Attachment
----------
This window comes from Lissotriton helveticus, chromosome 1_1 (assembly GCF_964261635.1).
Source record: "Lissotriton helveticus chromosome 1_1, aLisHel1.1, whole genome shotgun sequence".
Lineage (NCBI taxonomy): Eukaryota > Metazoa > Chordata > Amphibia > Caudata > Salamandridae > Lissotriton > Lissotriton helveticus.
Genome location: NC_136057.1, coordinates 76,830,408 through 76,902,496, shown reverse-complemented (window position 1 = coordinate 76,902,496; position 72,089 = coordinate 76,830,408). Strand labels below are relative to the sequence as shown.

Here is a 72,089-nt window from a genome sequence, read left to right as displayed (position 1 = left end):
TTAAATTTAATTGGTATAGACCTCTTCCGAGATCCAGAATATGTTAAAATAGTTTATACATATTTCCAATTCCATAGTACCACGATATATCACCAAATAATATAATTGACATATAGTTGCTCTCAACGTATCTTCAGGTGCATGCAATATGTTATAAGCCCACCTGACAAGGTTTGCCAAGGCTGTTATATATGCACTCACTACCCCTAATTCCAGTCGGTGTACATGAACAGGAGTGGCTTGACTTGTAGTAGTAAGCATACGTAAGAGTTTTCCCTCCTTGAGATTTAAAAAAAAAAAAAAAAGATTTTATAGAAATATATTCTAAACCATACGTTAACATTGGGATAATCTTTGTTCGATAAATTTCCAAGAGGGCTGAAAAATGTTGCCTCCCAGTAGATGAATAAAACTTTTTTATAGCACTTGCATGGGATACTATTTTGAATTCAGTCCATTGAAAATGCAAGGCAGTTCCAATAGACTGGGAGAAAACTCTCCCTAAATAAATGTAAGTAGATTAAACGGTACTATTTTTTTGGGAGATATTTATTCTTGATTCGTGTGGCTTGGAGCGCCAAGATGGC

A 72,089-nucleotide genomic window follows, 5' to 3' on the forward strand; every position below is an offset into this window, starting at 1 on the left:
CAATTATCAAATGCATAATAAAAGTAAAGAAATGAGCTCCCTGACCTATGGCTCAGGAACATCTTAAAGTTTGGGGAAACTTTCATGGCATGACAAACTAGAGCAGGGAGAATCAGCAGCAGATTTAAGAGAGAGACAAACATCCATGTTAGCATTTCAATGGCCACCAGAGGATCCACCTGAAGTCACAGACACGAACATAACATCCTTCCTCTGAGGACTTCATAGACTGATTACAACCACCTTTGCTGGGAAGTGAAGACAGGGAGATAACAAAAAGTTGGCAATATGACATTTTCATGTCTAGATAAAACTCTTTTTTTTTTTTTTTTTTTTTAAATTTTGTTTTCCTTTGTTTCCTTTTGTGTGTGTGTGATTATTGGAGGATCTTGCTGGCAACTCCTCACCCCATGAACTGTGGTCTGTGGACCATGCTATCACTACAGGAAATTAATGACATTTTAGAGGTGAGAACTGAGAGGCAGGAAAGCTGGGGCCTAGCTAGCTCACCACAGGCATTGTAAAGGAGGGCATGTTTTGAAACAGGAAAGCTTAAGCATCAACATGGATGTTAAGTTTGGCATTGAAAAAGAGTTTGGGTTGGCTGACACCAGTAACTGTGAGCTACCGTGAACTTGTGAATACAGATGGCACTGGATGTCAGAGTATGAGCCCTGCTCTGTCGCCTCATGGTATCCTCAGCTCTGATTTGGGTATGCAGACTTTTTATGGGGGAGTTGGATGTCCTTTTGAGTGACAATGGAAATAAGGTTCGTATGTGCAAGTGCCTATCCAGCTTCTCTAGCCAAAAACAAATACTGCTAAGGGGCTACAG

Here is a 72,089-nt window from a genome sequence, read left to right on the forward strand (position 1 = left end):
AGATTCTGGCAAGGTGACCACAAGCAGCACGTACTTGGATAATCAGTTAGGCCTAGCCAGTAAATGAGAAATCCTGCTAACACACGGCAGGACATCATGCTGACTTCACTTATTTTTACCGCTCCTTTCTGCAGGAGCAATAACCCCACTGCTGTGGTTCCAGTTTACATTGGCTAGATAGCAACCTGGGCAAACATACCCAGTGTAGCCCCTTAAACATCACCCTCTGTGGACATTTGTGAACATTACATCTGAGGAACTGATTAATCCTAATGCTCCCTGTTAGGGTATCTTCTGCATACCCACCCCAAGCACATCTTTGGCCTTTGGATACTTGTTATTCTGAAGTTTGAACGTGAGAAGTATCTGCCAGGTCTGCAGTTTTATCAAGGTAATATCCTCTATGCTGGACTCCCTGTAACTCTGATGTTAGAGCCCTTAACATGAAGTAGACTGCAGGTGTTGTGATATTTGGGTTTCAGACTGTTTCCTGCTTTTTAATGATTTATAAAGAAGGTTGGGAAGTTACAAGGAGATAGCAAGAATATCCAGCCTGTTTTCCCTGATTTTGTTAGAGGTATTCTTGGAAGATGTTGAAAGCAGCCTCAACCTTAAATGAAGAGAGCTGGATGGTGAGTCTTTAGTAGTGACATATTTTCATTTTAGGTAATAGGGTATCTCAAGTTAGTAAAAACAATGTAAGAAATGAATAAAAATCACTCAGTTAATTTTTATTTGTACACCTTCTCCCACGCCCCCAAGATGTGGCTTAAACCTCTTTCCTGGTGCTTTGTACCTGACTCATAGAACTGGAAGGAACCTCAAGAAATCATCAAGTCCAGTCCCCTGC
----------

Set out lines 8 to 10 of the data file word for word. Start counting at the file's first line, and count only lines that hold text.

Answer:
CAATTATCAAATGCATAATAAAAGTAAAGAAATGAGCTCCCTGACCTATGGCTCAGGAACATCTTAAAGTTTGGGGAAACTTTCATGGCATGACAAACTAGAGCAGGGAGAATCAGCAGCAGATTTAAGAGAGAGACAAACATCCATGTTAGCATTTCAATGGCCACCAGAGGATCCACCTGAAGTCACAGACACGAACATAACATCCTTCCTCTGAGGACTTCATAGACTGATTACAACCACCTTTGCTGGGAAGTGAAGACAGGGAGATAACAAAAAGTTGGCAATATGACATTTTCATGTCTAGATAAAACTCTTTTTTTTTTTTTTTTTTTTTAAATTTTGTTTTCCTTTGTTTCCTTTTGTGTGTGTGTGATTATTGGAGGATCTTGCTGGCAACTCCTCACCCCATGAACTGTGGTCTGTGGACCATGCTATCACTACAGGAAATTAATGACATTTTAGAGGTGAGAACTGAGAGGCAGGAAAGCTGGGGCCTAGCTAGCTCACCACAGGCATTGTAAAGGAGGGCATGTTTTGAAACAGGAAAGCTTAAGCATCAACATGGATGTTAAGTTTGGCATTGAAAAAGAGTTTGGGTTGGCTGACACCAGTAACTGTGAGCTACCGTGAACTTGTGAATACAGATGGCACTGGATGTCAGAGTATGAGCCCTGCTCTGTCGCCTCATGGTATCCTCAGCTCTGATTTGGGTATGCAGACTTTTTATGGGGGAGTTGGATGTCCTTTTGAGTGACAATGGAAATAAGGTTCGTATGTGCAAGTGCCTATCCAGCTTCTCTAGCCAAAAACAAATACTGCTAAGGGGCTACAG

Here is a 72,089-nt window from a genome sequence, read left to right on the forward strand (position 1 = left end):
AGATTCTGGCAAGGTGACCACAAGCAGCACGTACTTGGATAATCAGTTAGGCCTAGCCAGTAAATGAGAAATCCTGCTAACACACGGCAGGACATCATGCTGACTTCACTTATTTTTACCGCTCCTTTCTGCAGGAGCAATAACCCCACTGCTGTGGTTCCAGTTTACATTGGCTAGATAGCAACCTGGGCAAACATACCCAGTGTAGCCCCTTAAACATCACCCTCTGTGGACATTTGTGAACATTACATCTGAGGAACTGATTAATCCTAATGCTCCCTGTTAGGGTATCTTCTGCATACCCACCCCAAGCACATCTTTGGCCTTTGGATACTTGTTATTCTGAAGTTTGAACGTGAGAAGTATCTGCCAGGTCTGCAGTTTTATCAAGGTAATATCCTCTATGCTGGACTCCCTGTAACTCTGATGTTAGAGCCCTTAACATGAAGTAGACTGCAGGTGTTGTGATATTTGGGTTTCAGACTGTTTCCTGCTTTTTAATGATTTATAAAGAAGGTTGGGAAGTTACAAGGAGATAGCAAGAATATCCAGCCTGTTTTCCCTGATTTTGTTAGAGGTATTCTTGGAAGATGTTGAAAGCAGCCTCAACCTTAAATGAAGAGAGCTGGATGGTGAGTCTTTAGTAGTGACATATTTTCATTTTAGGTAATAGGGTATCTCAAGTTAGTAAAAACAATGTAAGAAATGAATAAAAATCACTCAGTTAATTTTTATTTGTACACCTTCTCCCACGCCCCCAAGATGTGGCTTAAACCTCTTTCCTGGTGCTTTGTACCTGACTCATAGAACTGGAAGGAACCTCAAGAAATCATCAAGTCCAGTCCCCTGC